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...And The Wolf Eventually Comes...

открыть в формате ПДФ Author:  Guelovani Herman
Topics:  Economics / Politics
The author of this article is a coward. Moreover, he is a coward without a crystal ball. As a result, for fear of being ridiculed and ostracised, he has chosen this modest subheading, at the very last minute changing “collapse” to a less controversial “correction”. However, the controversy is not really about whether and how one chooses to view or ignore the state of the financial markets. The controversy is in the general blissful complacency surrounding these markets despite massive budget deficits, the loss of jobs to Asia, the deteriorating geopolitical situation, and supercharged price growth for all commodities — from zinc to palm oil. From time to time, over the last two to three years, a lonely “bear” would raise a voice shouting “Wolf! Wolf!” but the wolf did not come, and the hapless “bear” would retreat into a deep hole followed by angry booing from the investment community.
Why has not the wolf come to huff and puff and ruin the flimsy walls of the global financial markets, despite all the recent wars, oil price spikes and global imbalances? The answer is: liquidity. The avalanche of liquidity — cash and cheap credit — has proliferated into every thinkable and unthinkable corner of the financial world. Officially, liquidity — the combination of the free cash flows generated by companies and spare cash owned by individuals — has been growing at 9% per annum, three times the growth in the world economy. This is bad enough as it is, reminding us of a textbook definition of inflation: too much money chasing too few goods. However, this definition does not take into account even greater liquidity sloshing around the financial system, outside corporate and personal coffers. All this liquidity has been created by the non-concerted efforts of several central banks, either by keeping interest rates low (ie well below the rates of return on capital, which can be earned by the companies or even individuals), or by simply printing money (something the Japanese Central Bank has been engaged in for years). There are estimates that demonstrate that the US Federal Reserve has pumped around $3 trillion of cheap credit and cash into the global financial system over the last three years. The amount of yen liquidity created during the last decade of the Japanese economy ’s weakness cannot be imagined even in our wildest dreams.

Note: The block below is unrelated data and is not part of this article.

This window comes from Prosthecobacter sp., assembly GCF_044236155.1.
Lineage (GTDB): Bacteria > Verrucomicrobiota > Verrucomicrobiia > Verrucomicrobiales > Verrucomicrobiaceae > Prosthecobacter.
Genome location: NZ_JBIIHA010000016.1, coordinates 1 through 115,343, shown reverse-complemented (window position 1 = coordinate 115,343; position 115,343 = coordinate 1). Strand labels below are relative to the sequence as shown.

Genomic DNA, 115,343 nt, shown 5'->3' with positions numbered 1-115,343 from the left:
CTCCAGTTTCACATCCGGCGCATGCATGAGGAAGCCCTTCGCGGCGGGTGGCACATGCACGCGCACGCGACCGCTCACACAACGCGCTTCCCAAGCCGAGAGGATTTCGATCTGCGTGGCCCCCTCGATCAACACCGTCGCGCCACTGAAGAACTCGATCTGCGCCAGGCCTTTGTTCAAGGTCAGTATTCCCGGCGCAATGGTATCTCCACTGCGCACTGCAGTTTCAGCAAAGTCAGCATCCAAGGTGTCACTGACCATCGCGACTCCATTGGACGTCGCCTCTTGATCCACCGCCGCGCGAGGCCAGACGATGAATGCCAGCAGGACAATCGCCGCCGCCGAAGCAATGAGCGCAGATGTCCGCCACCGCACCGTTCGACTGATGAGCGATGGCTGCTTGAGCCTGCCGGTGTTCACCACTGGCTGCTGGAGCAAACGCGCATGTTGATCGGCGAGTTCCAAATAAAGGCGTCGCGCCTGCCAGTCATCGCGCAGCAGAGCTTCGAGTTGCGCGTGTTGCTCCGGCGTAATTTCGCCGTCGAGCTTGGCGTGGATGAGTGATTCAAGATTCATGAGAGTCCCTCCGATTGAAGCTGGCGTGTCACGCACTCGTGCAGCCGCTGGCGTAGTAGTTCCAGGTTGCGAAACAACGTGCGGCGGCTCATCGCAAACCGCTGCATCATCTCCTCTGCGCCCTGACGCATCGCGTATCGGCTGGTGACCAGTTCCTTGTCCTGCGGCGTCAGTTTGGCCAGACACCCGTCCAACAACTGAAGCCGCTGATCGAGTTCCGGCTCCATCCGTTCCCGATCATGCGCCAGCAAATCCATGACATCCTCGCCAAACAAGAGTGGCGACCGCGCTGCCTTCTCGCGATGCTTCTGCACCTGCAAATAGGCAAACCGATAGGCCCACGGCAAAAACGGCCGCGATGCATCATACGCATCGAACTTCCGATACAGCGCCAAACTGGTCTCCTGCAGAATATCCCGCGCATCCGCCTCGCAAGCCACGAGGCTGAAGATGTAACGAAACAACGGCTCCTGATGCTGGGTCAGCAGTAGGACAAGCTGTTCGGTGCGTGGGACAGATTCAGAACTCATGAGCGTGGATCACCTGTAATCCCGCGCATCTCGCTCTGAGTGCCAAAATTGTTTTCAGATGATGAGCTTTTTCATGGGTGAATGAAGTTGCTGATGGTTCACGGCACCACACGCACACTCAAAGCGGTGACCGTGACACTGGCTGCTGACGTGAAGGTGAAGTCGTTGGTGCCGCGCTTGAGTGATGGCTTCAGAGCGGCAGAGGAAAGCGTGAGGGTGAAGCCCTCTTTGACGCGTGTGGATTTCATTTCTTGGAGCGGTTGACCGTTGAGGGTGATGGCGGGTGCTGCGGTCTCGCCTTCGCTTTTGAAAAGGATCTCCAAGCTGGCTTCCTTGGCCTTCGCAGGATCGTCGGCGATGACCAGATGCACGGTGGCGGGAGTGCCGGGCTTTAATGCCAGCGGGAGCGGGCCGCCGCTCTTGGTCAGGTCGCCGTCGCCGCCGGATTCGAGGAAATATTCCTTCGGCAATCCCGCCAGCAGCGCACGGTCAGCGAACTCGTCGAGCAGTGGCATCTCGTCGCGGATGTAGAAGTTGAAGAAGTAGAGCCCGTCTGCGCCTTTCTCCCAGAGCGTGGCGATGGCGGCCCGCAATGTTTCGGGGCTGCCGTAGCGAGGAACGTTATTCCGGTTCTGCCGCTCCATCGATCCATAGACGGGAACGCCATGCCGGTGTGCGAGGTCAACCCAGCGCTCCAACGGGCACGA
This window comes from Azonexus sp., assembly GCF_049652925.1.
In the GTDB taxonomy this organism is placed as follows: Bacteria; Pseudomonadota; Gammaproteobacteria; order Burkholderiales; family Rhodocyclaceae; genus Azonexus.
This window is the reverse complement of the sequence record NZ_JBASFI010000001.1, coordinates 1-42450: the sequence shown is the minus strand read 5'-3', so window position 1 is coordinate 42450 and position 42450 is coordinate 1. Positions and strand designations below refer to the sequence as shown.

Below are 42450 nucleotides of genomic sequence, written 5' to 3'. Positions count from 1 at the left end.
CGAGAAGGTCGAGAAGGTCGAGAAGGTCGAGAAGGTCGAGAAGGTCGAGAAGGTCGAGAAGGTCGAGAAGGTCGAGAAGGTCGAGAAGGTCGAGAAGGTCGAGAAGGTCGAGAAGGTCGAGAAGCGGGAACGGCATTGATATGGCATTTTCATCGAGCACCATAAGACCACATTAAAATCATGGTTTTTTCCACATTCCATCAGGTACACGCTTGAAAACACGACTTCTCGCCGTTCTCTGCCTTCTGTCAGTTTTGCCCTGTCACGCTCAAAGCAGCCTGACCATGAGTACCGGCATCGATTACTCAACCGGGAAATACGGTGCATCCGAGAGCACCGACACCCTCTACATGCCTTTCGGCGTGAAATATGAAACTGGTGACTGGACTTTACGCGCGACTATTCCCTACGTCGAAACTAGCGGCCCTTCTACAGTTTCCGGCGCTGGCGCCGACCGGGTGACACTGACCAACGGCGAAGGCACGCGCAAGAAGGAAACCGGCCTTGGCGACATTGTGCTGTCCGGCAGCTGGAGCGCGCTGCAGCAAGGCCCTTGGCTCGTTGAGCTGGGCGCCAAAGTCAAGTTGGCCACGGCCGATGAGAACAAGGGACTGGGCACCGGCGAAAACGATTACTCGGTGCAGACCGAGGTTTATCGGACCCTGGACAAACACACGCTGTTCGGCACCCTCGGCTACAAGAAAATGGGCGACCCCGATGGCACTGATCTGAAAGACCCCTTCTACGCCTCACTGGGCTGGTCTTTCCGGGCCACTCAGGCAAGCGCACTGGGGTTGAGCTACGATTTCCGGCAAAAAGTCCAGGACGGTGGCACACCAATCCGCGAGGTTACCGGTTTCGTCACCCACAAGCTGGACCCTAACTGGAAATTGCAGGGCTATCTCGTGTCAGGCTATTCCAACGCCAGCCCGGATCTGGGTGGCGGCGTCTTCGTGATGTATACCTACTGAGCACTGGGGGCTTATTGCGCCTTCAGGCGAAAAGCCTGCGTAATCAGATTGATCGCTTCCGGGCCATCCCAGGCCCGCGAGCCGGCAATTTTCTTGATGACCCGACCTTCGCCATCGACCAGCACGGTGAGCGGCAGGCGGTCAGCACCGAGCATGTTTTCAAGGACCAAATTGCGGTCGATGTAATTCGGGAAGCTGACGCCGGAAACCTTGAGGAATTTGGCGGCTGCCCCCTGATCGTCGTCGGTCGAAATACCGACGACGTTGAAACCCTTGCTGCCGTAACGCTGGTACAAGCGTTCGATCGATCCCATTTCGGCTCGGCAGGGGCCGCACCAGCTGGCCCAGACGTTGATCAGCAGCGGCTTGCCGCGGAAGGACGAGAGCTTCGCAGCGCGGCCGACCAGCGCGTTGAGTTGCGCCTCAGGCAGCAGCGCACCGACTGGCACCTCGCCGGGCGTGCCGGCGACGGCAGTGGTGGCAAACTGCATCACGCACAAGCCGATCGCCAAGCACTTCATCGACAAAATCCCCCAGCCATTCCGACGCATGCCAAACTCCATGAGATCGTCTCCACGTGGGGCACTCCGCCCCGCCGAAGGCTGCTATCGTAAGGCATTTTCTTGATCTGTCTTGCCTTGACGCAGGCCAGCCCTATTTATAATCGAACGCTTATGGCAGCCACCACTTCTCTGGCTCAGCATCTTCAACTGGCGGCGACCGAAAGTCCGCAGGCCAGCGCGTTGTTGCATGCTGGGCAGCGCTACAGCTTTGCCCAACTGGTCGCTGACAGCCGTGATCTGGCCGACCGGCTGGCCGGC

The problem is: no one really knows how much liquidity has been created by any individual country, let alone globally. In paranoid fear of a recession, the world ’s central banks have enthusiastically embraced the neo-monetarist theories prescribing that the money supply solves everything. Paradoxically, there is no place for actual money in these theories, as a result of which a number of countries have stopped publishing money supply indicators (completely abandoning all controls over such supply). The new theories recognise only interest rates as a true measure of all things: interest rates are to be set by the central banks in such a manner as to avoid both recession and inflation. What happens to the monetary mass — volumes of lending, patterns of consumption, savings rates and other economic fundamentals — is a secondary consideration, if important at all. This is, of course, a simplification but the proof is in the pudding, and the pudding looks increasingly overcooked.

The conundrum is: why has all this credit and monetary accommodation not yet resulted in runaway inflation? The answer is: to an extent, it actually has. Most of the officially employed inflation indicators these days exclude house prices, the effect of fuel prices, foods and many other important goods and services. As we know, these are precisely the aspects, where inflation has been felt by the general populace. Nevertheless, there have been significant mitigating factors:
- Growth in productivity in both the main industrialised countries and the developing economies;
- The deflationary effect of China and other Asian countries, where production costs are lower, resulting in lower prices for consumer and industrial goods;
- Internet — the great leveller, which has eliminated many a distributor or intermediary and brought goods and services direct to the consumer.

Inflation has found its way into the housing market, with the price of properties reaching exorbitant heights. More importantly and less noticeably for consumers, it has penetrated the financial markets, boosting asset values — the prices of bonds, equities, loans and their derivatives — to unsustainable levels. Whether this inflation will finally filter through to consumer markets — is unclear. The diagram below shows that the level of consumer spending by US households, as a direct result of very low (until recently) US interest rates, is the highest in more than 25 years and is clearly unsustainable. Note that it shows only interest on borrowings and not the repayment of principal. Any upward shift in interest rates and/or acceleration of principal repayments would cause a reduction in consumer spending. This would prevent an inflation spill-over but, at the same time, would lead to an economic slowdown.
Source: Federal Reserve Board and Bureau of Economic Analysis
What is clear, though, is that this “non-consumer” inflation will eventually cause a major upheaval in the financial markets, which will probably consist of a series of corrections across different segments of financial markets and significant re-pricing of risks.